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A tenner in space, why just 0.3% of LIGO bagged the Nobel, sounding-off in Havana

Tenner, nine, eight...: Mary Sommerville has lifted off (Courtesy: RBS)

Tenner, nine, eight…: Mary Sommerville has lifted off (Courtesy: RBS)

By Hamish Johnston and Matin Durrani

Primary school children in Scotland have celebrated the launch of a new £10 note by launching it into space. Well, sort of. The Royal Bank of Scotland note was actually sent aloft on a high-altitude balloon with a camera to capture the event for posterity.

If you know your astronomers, you will recognize Mary Sommerville on the tenner. She was active in the early 19th century and famously predicted the existence of Neptune by its influence on the orbit of Uranus. She and Caroline Herschel were the first women to be members of the Royal Astronomical Society and she also wrote the bestselling science book On the Connexion of the Physical Sciences.

There is much more about Sommerville in our podcast “Mary, Queen of Scottish banknotes“.

“The Nobel Prize for Physics went to three men, but the paper describing their discovery lists 1000 authors. What gives?” So asks Nicole Kobie in Wired. Her article delves into the machinations that ensured that the right 0.3% of the LIGO collaboration are going to Stockholm. See “You can’t give a Nobel prize to a thousand people. Here’s why“.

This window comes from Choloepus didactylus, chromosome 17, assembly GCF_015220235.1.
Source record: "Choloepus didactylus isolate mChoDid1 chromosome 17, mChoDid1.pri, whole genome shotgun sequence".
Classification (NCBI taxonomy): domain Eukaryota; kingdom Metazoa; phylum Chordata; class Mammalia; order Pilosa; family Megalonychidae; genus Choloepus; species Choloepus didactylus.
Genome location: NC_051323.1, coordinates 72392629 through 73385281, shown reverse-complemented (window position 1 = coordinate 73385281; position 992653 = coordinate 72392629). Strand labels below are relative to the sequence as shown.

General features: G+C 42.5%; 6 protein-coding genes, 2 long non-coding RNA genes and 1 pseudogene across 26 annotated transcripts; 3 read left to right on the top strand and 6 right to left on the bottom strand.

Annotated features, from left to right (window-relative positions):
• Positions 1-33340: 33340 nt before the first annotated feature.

There was a fascinating tale by Carl Zimmer in the New York Times this week about the curious medical symptoms that recently struck nearly two dozen diplomats at the American embassy in Havana, Cuba. Ranging from hearing loss to cognitive difficulties, the problems were so serious that the US State Department concluded that the staff were the victims of a stealth attack. It also withdrew non-essential personnel from Havana, and even advised Americans not to visit. But according to Zimmer’s report, US government officials have suggested anonymously that the diplomats may have been assaulted with some sort of sonic weapon, possibly in their homes.

Well, we know that the Pentagon has funded the development of loudspeakers to ward off pirates with long-range blasts of sound, but presumably if sound had been used in Havana, we’d have heard it. In that case, could infrasound, which lies below the frequency of human hearing, or ultrasound, which lies above it, have been deployed? Both are unlikely, according to acoustical physicists and others quoted by Zimmer, but ultrasound is the less implausible option of the two. For example, Steven Garrett, who taught acoustics at Penn State University before retiring last year, says he used to demonstrate ultrasound beams to his students. Garrett says he’d get nauseous and develop a headache; eventually he took to wearing earmuffs and earplugs. It’s “anecdata” for sure, but Zimmer’s article makes intriguing reading.

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